Breaking: celebrities get special treatment by police

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We often ridicule celebrities who pull the “don’t you know who I am?” card whenever they have run-ins with the police, but you can’t fault them for trying. Because, at least in New York, the police knowing who you are can be really, really helpful!

Star-struck cops have fixed tickets for big-time celebs, including Yankees slugger Alex Rodriguez and former team owner George Steinbrenner, sources told the Daily News. Cops also made tickets disappear for three current City Council members, sources told The News. Two of the elected officials are from the Bronx and the third is from Manhattan. Cops even showed Brooklyn love, letting rap superstar Jay-Z’s driver off the hook for a speeding ticket, sources said.

When asked for comment about his traffic stop, Jay-Z said the incident occurred seventeen years ago and it was really a matter of him being young, being black and having his hat real low. At least he assumed so, because he is not a mind-reader.

As for A-Rod and Steinbrenner, I have this feeling that nixing their tickets was less about being star struck and more about avoiding the hassle involved with basically everything that has to do with A-Rod and Steinbrenner. I mean, the earful the officer on the scene took from Steinbrenner was probably bad enough that pursuing the $97 fine was totally not worth it.

Roger Clemens says he’s not running for Congress

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Apparently some people in Texas wanted Roger Clemens to run for Congress? At least enough people to where Clemens felt it necessary to tell Pete Olson, the congressman whose seat is going vacant due to his retirement, that, no, he had no interest in running for it.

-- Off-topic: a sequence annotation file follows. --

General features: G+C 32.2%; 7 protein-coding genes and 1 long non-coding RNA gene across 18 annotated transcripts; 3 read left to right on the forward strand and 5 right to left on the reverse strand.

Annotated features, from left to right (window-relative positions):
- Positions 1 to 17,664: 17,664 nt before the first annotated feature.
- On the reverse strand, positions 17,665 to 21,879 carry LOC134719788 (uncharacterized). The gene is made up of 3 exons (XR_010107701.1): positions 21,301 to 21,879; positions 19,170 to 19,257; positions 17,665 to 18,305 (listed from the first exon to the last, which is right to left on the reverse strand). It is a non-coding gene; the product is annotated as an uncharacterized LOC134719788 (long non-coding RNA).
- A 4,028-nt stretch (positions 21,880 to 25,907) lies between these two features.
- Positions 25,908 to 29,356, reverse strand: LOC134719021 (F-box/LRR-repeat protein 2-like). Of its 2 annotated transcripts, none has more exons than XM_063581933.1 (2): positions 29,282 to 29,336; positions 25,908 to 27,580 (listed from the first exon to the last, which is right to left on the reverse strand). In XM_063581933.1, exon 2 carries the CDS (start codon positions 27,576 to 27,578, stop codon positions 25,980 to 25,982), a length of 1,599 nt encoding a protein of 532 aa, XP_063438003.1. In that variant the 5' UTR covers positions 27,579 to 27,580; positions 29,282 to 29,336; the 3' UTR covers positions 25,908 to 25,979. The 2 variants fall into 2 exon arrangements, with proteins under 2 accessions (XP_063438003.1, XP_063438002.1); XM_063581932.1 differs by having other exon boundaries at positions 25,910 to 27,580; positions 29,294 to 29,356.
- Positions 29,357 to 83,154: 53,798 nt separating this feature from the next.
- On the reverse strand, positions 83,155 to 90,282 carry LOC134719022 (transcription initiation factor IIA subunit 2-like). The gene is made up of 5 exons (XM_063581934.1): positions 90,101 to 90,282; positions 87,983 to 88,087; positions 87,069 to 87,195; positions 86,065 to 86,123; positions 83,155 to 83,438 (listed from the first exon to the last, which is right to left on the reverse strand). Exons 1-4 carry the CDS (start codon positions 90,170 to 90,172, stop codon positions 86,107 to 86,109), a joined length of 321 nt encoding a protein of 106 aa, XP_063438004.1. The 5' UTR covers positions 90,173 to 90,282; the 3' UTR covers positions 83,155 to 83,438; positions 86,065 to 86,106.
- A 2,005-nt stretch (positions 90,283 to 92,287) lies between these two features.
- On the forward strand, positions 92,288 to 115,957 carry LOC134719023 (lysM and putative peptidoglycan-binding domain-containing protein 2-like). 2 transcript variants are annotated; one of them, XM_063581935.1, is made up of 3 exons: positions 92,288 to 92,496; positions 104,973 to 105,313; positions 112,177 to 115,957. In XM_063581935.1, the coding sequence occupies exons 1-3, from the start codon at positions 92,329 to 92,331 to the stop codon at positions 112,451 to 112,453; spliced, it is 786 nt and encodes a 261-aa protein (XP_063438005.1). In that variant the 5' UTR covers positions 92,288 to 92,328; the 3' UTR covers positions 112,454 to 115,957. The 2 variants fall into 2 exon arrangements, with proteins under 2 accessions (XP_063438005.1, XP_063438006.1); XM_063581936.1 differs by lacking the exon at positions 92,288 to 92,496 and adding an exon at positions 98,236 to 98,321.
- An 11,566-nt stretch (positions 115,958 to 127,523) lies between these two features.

From ESPN:

“The climate in politics at this time is much more than I would want to undertake, along with my family considerations,” Clemens said in a message to Olson that was obtained by ABC News.

“I am a Republican and I support our President and will continue to do so,” Clemens said. “No matter who our President may be, I will continue my support of them and root for them to be successful, just as I did when President Obama was in office.”

That’s a pretty diplomatic answer from Clemens. But even if he did not have family concerns and even if the “climate” disinterested him, I’m struggling to imagine Clemens as a viable political candidate in the first place.

For as good a pitcher as he was — and for as generally popular as he may be in Texas — the guy has some serious baggage, right? And I mean that beyond just the broad arc of the PEDs controversy that surrounded him for so long. The specifics of that controversy spun off his indictment for perjury before Congress, for example. He was acquitted — and I think it was a proper acquittal — but that was not exactly his finest hour.

It also led to a nasty battle of defamation lawsuits with a drug dealer that, remarkably, caused Clemens to come off way worse than the drug dealer, and that’s quite a trick. That whole process also revealed that he had an extraordinarily problematic extra-marital relationship with a now-dead country music singer. In all, it was a profound, 100% self-inflicted, reputation-trashing, public relations disaster that, even years later, he has taken no responsibility for. It was the sort of episode that, in addition to the ammo it might give any political opponent he may have, calls into serious questions Clemens’ judgment and sense of strategy, both of which are things that, to put it lightly, can be useful in politics.

Clemens, of course, is not going to cite any of those things as a reason for not wanting to run for office, nor does he have to. His simple “no” is all he needs to say and he can go back doing whatever it is he does for the Houston Astros.

But I am struggling mightily to understand why those people who are apparently encouraging him to run for office are doing so despite all of that being out there on the record. Is fame all that matters in politics now? Is a win bought by fame the be-all and end-all, even it means electing a candidate who is profoundly compromised both ethically and morally?

Haha, just kidding. You don’t need to answer that. I think we already know the answer.